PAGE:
The opinion of the court was delivered by: GOURLEY
In this reorganization proceeding, the instant matter comes before the court on petition for review of the order of the referee in bankruptcy dismissing the petition of the County of Allegheny for the payment of a personal property tax on Pittsburgh Motor Coach Company buses for the year 1939.
The Pennsylvania Act of 1913, P.L. 507, 72 P.S. § 4821, imposing a tax on certain classes of personal property was amended by the Act of 1939, June 19, P.L. 413, 72 P.S. § 4821, eliminating buses from said tax and provided that the Act shall become effective immediately upon its final enactment, and shall apply to all taxes payable during the year 1939, except to such as may already have been paid on the effective date of this Act.
Prior to the adoption of the Act of 1939, the Reorganization Trustees for Pittsburgh Motor Coach Company had filed a personal property tax return, pursuant to the requirements of the Act of 1913, and a statement for the 1939 tax was forwarded to the Reorganization Trustees. The tax was not paid prior to the effective date of the Act, June 19, 1939, or thereafter.
It is the contention of the County of Allegheny that the amendment eliminating buses from the personal property tax offends Article IX, Section 1, of the Pennsylvania Constitution, P.S., which provides, inter alia, that 'All taxes shall be uniform, upon the same class of subjects, within the territorial limits of the authority levying the tax, and shall be levied and collected under general law; * * *.'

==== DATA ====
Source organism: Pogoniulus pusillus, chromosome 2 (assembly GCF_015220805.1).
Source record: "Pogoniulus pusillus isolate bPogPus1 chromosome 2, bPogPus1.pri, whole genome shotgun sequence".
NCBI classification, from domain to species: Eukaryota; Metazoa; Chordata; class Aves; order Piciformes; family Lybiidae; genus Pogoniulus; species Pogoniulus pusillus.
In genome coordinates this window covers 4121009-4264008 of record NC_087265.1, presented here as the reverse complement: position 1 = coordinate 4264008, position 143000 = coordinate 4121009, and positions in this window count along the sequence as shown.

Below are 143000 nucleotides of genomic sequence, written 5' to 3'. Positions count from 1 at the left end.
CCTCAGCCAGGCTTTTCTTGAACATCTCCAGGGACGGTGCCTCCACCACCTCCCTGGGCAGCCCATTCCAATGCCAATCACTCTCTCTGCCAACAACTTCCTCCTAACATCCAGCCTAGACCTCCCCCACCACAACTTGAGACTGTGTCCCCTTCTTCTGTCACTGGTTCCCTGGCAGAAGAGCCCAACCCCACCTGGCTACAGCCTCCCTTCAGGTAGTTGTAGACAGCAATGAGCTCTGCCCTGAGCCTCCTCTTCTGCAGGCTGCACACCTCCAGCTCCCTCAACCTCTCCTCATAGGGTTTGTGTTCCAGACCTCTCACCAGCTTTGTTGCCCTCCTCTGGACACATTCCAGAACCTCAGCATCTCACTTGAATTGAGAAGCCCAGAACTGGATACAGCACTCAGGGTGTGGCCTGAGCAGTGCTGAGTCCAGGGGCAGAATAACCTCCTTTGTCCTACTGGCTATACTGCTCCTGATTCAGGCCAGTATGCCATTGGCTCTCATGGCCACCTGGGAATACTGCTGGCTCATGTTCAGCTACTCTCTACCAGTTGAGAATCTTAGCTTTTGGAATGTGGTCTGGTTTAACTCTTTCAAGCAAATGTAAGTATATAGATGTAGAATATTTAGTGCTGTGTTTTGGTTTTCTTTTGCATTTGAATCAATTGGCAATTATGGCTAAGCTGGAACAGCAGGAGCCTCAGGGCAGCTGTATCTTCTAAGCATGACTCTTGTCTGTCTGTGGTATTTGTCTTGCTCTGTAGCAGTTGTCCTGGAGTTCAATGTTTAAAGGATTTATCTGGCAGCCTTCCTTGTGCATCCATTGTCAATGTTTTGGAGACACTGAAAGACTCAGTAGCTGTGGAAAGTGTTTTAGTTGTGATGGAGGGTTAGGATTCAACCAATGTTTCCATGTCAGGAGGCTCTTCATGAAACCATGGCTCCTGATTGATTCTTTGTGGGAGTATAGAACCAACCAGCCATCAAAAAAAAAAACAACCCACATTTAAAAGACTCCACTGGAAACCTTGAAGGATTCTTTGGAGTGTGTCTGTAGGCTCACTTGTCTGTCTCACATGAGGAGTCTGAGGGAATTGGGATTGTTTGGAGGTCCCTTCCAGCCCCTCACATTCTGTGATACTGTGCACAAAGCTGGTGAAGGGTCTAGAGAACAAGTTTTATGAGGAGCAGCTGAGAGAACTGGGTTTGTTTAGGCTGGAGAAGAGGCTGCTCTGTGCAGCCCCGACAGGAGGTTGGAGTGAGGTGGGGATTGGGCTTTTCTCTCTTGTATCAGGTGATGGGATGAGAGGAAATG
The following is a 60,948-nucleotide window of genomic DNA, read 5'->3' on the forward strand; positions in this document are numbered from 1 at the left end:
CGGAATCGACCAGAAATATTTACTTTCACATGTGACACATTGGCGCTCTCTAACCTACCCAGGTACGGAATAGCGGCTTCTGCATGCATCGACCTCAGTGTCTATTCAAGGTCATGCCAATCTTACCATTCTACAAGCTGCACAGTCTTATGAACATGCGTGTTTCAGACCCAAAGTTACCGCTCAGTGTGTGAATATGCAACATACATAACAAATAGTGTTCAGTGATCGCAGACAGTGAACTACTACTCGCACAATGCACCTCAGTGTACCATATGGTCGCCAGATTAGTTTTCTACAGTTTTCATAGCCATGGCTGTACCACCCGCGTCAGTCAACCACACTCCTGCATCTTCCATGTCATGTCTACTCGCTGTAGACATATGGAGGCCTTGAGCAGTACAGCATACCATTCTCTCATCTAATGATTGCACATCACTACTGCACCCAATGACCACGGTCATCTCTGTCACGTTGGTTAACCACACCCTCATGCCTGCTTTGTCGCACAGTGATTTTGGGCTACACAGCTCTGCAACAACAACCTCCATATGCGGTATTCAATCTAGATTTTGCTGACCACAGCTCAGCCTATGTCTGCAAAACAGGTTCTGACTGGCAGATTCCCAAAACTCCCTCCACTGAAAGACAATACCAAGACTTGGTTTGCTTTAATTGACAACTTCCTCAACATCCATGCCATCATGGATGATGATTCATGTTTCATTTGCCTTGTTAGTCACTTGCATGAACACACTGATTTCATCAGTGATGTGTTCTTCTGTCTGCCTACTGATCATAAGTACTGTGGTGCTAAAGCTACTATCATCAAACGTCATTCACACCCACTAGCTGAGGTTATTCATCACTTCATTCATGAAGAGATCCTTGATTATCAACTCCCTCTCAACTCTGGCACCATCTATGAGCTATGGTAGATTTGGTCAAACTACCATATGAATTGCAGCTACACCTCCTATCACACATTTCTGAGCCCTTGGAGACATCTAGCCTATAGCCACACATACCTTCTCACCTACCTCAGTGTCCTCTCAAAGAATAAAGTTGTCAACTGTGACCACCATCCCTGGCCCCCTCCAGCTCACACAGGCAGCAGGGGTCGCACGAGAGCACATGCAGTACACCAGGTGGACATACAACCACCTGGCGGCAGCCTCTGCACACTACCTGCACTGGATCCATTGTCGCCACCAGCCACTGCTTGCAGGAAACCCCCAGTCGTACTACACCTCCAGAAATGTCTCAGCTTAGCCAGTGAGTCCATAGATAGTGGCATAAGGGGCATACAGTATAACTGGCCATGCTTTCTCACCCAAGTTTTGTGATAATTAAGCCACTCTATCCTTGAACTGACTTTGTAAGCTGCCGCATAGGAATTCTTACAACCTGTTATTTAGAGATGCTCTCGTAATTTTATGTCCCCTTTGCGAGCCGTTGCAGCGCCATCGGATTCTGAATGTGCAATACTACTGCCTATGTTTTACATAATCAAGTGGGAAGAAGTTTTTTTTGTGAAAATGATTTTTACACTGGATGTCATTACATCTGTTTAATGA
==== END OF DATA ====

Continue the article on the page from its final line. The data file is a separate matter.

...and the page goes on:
The point appears to be well taken that the amendment works an injustice as against those persons who may already have paid their taxes on the effective date of the Act, while exempting from payment those who have delayed and held back.
But conceding the unconstitutionality of this amending provision, nevertheless it is my judgment that Allegheny County is not harmed by the particular feature alleged to be in conflict with the Constitution, and, hence, is not a proper party to object to its constitutionality. The law is well settled that a court will not heed objections to the constitutionality of an Act unless the complainant is harmed by the particular feature alleged to be in conflict with the Constitution. In re Knowles' Estate, 295 Pa. 571, 580, 145 A. 797, 63 A.L.R. 1086; Commonwealth ex. rel. Margiotti v. Cunningham, 337 Pa. 289, 305, 10 A.2d 559; Turco Paint & Varnish Co. v. Kalodner, 320 Pa. 421, 436, 184 A. 37.
The County, by virtue of the alleged discriminatory feature of the amendment, is not harmed, but, on the contrary, may have been benefited by the provision which it contends makes the amendment unconstitutional.
The further contention of the County that Reorganization Trustees lost the right to contest the validity of the tax on their buses by their failure to appeal from the assessment of the tax to the Board of Revision of Taxes and the Court of Common Pleas, is without merit. Indeed, the law is clear that where the power to tax appears, and the complaint is over-assessment, or inadequate exemption, the remedy is by appeal to the Board of Revision, and thence to the Court of Common Pleas. Dougherty, Trustee, Appellant, v. Philadelphia v. Kolb, 288 Pa. 359, 136 A. 239.
But equity has jurisdiction to restrain attempted taxation for total want of power to tax. Dougherty, Trustee, Appellant, v. Philadelphia, supra.
As a result thereof, the preorganization Trustees had complied with the provisions of law as it existed at the time the personal property tax return was filed. 72 Pa.P.S. § 4843.1.
In the present case, therefore, power to tax the buses did not exist for it had been repealed by the amendment of June 19, 1939 before the assessment was paid. The assessment was unsupported by any law and its validity can, therefore, be contested here without resort to the Board of Revision of Taxes or the Court of Common Pleas.
An appropriate order is ...